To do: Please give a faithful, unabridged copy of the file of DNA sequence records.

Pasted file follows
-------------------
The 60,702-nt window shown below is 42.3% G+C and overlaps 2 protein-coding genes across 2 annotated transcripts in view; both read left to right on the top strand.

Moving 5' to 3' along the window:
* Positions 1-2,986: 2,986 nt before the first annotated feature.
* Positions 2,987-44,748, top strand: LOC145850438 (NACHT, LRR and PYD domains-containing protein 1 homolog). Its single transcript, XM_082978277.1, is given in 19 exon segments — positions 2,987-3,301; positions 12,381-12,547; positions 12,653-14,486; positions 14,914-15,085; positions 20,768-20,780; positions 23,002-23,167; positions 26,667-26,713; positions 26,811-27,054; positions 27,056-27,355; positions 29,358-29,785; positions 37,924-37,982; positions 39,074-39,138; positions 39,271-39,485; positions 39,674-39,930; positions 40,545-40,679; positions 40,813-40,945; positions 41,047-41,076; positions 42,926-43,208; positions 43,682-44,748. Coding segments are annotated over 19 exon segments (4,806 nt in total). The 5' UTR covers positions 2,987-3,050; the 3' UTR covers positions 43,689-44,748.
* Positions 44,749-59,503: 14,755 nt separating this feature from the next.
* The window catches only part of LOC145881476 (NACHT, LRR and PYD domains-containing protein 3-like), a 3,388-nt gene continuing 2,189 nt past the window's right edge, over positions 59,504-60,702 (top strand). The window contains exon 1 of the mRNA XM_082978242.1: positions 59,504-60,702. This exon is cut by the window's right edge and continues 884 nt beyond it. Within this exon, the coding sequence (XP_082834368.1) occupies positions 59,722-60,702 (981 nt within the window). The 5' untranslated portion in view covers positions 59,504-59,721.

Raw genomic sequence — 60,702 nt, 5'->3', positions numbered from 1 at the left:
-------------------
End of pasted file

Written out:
The 60,702-nt window shown below is 42.3% G+C and overlaps 2 protein-coding genes across 2 annotated transcripts in view; both read left to right on the top strand.

Moving 5' to 3' along the window:
* Positions 1-2,986: 2,986 nt before the first annotated feature.
* Positions 2,987-44,748, top strand: LOC145850438 (NACHT, LRR and PYD domains-containing protein 1 homolog). Its single transcript, XM_082978277.1, is given in 19 exon segments — positions 2,987-3,301; positions 12,381-12,547; positions 12,653-14,486; positions 14,914-15,085; positions 20,768-20,780; positions 23,002-23,167; positions 26,667-26,713; positions 26,811-27,054; positions 27,056-27,355; positions 29,358-29,785; positions 37,924-37,982; positions 39,074-39,138; positions 39,271-39,485; positions 39,674-39,930; positions 40,545-40,679; positions 40,813-40,945; positions 41,047-41,076; positions 42,926-43,208; positions 43,682-44,748. Coding segments are annotated over 19 exon segments (4,806 nt in total). The 5' UTR covers positions 2,987-3,050; the 3' UTR covers positions 43,689-44,748.
* Positions 44,749-59,503: 14,755 nt separating this feature from the next.
* The window catches only part of LOC145881476 (NACHT, LRR and PYD domains-containing protein 3-like), a 3,388-nt gene continuing 2,189 nt past the window's right edge, over positions 59,504-60,702 (top strand). The window contains exon 1 of the mRNA XM_082978242.1: positions 59,504-60,702. This exon is cut by the window's right edge and continues 884 nt beyond it. Within this exon, the coding sequence (XP_082834368.1) occupies positions 59,722-60,702 (981 nt within the window). The 5' untranslated portion in view covers positions 59,504-59,721.

Raw genomic sequence — 60,702 nt, 5'->3', positions numbered from 1 at the left: